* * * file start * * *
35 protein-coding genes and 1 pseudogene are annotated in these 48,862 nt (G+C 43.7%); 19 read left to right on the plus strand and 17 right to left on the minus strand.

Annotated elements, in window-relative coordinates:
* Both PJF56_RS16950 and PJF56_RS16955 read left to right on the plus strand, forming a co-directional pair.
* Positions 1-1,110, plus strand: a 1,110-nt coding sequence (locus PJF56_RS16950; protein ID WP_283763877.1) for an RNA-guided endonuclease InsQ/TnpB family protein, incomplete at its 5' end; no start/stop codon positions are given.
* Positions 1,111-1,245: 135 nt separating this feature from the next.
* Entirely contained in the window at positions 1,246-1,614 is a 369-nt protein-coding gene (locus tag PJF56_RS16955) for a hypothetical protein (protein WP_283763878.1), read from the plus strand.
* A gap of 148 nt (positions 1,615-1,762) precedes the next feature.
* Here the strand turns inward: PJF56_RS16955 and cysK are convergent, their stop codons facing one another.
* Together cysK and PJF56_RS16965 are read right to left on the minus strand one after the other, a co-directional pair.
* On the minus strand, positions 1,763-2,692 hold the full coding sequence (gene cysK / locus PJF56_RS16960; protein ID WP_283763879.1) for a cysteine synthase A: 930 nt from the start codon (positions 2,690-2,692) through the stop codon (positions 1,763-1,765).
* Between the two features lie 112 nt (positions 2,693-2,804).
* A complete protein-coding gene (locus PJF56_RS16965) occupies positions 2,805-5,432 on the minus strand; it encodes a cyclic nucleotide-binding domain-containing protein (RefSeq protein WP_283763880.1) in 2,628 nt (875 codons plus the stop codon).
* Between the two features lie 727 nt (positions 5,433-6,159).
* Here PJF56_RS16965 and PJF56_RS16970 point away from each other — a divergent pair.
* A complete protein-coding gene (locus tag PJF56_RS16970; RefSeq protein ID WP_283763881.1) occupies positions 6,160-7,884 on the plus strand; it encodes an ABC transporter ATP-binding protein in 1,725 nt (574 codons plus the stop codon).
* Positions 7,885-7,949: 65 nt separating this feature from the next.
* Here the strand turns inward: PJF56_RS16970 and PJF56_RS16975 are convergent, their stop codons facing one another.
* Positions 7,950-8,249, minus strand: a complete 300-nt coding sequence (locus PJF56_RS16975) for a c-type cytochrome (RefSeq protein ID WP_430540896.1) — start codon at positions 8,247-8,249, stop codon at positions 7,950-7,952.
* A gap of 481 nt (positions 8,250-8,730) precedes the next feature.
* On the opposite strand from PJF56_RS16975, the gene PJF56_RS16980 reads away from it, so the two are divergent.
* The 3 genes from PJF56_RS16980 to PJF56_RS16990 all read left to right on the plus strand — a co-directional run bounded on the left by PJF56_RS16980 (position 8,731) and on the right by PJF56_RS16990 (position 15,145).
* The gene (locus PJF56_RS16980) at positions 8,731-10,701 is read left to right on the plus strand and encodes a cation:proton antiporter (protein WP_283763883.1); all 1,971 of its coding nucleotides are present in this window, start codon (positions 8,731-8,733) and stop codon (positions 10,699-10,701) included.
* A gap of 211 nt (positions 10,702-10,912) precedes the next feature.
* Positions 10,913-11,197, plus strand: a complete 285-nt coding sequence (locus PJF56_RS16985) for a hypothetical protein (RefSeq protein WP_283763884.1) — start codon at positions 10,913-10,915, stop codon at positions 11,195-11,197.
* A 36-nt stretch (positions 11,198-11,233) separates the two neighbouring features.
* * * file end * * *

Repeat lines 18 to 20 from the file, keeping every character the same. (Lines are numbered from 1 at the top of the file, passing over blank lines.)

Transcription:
* Positions 7,950-8,249, minus strand: a complete 300-nt coding sequence (locus PJF56_RS16975) for a c-type cytochrome (RefSeq protein ID WP_430540896.1) — start codon at positions 8,247-8,249, stop codon at positions 7,950-7,952.
* A gap of 481 nt (positions 8,250-8,730) precedes the next feature.
* On the opposite strand from PJF56_RS16975, the gene PJF56_RS16980 reads away from it, so the two are divergent.